Posts Tagged ‘books’

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You Always Knew

June 4, 2016

Thu-Huong Ha, for Quartz:

Detail of frame from Ergo Proxy, episode 11, "Anamnesis (In the White Darkness)".Economists from Italy’s University of Padova compared data on 5,820 European men to see if longer compulsory childhood education could increase kids’ earnings over a lifetime. It does: Averaged across nine countries, boys who attended an extra year of school due to changing age requirements eventually returned an additional 9% of income.

But the researchers were surprised to find that, among kids who benefited from an extra year of school, those who grew up with more than 10 non-school books (that is, books they weren’t forced to read) at home eventually doubled that lifetime earning advantage, to 21%. Factors like whether the boys’ fathers had white-collar jobs, and whether their homes had running water, did not seem to make a difference.

Crucially, there was no significant difference between whether participants reported having 50, 100, or 200 books growing up. The key was whether they grew up with any number of books greater than 10.

The 2015 study from Brunello, Weber, and Weiss, published in The Economic Journal, is presently posted for open access.

Thus we find a scrap of evidence supporting something I think we all have known, instinctively at least, is true.

Keep reading. Keep teaching. Keep learning.

―bd

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Brunello, Giorgio, Guglielmo Weber, and Christph T. Weiss. “Books are Forever: Early Life Conditions, Education and Lifetime Earnings in Europe”. The Economic Journal. 25 April 2016.

Ha, Thu-Huong. “Economists show that boys who grow up around books earn significantly more money as adults”. Quartz. 2 June 2016.

(h/t Science of Us)

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The Moral of the Story Is Probably Extraneous

April 17, 2015

Detail of 'Mary Death' by Matt Tarpley, 17 April 2015.There really isn’t much I can add; Matt Tarpley makes the point well enough.

Still, though, maybe that isn’t fair. Let this be the moral of the story: Among the rites of spring, this might well be the most important.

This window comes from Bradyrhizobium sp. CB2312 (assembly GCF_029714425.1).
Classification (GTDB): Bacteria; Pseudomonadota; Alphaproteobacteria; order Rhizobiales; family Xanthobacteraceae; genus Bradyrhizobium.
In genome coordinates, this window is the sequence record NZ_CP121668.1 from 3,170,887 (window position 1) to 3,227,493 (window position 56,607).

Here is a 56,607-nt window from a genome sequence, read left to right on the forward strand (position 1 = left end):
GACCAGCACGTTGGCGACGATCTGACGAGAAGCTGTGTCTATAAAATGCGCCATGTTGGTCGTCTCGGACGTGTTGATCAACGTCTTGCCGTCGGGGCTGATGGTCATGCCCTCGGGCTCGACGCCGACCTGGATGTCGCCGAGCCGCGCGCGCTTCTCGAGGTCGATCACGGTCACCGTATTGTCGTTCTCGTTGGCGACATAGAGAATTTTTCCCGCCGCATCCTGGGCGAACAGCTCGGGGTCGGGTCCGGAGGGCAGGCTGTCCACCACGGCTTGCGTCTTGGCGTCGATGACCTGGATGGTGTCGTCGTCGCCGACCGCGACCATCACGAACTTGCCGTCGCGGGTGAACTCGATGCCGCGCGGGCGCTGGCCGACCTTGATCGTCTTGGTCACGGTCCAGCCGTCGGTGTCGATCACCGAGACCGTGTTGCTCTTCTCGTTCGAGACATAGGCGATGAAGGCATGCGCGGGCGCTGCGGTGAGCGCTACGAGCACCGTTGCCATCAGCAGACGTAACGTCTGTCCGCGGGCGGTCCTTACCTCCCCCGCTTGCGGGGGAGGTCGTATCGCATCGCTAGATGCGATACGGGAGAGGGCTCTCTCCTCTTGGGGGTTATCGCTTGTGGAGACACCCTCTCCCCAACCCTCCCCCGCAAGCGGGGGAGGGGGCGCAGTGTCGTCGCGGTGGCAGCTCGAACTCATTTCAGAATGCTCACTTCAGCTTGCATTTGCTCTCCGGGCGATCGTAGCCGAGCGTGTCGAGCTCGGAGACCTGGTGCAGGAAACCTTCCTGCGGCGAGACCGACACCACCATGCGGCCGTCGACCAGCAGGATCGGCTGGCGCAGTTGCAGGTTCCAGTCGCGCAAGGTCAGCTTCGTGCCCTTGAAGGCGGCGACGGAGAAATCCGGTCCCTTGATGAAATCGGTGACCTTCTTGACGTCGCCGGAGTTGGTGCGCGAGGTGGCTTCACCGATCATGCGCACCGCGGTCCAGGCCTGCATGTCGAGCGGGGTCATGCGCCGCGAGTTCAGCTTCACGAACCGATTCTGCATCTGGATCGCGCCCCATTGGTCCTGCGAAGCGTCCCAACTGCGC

Be well. Read well.

Something about a thousand words and more. Or for every star in the sky. Still, it is not enough to encompass every dream we carry with us.

Oh, my. See me prattle on.

―bd

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Image note: Detail of Mary Death by Matt Tarpley, 17 April 2015.

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January publishing sales

March 23, 2010

The Association of American Publishers (AAP) reports for the month of January 2010, book sales decreased by 0.7 percent at $814.9 million and were down by 0.7 percent for the year.

The Adult Hardcover category dipped 8.1 percent in January 2010 with sales of $55.6 million a decrease of 8.1 percent compared to January 2009. Adult Paperback sales increased by 0.8 percent for the month ($103.2 million) and were up by 0.8 percent compared to January last year. The Adult Mass Market category declined by 0.5 percent for January with sales totaling $56.0 million; sales were down by 0.5 percent year for the month. The Children’s/YA Hardcover category decreased by 41.6 percent for the month with sales of $31.7 million, a decrease for the month by 41.6 percent. The Children’s/YA Paperback category decreased by 18.1 percent in January with sales totaling $30.7 million; sales were down by 18.1 percent compared to January 2009.

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Gleick on publishing

December 9, 2008

Hmm … where to start? I know, how about the beginning? James Gleick tackles the challenges facing the publishing industry and offers some helpful thoughts for writers in these developing and often depressing times:

The gloom that has fallen over the book publishing industry is different from the mood in, say, home building. At least people know we’ll always need houses.

And now comes the news, as book sales plummet amid the onslaught of digital media, that authors, publishers and Google have reached a historic agreement to allow the scanning and digitizing of something very much like All the World’s Books. So here is the long dreamed-of universal library, its contents available (more or less) to every computer screen anywhere. Are you happy now? Maybe not, if your business has been the marketing, distributing or archiving of books.

One could imagine the book, venerable as it is, just vanishing into the ether. It melts into all the other information species searchable through Google’s most democratic of engines: the Web pages, the blogs, the organs of printed and broadcast news, the general chatter. (Thanks for everything, Gutenberg, and now goodbye.)

Ouch. But don’t be discouraged. Gleick notes that he doesn’t see things in the same terms, and even suggests that “we’ve reached a shining moment for this ancient technology”.
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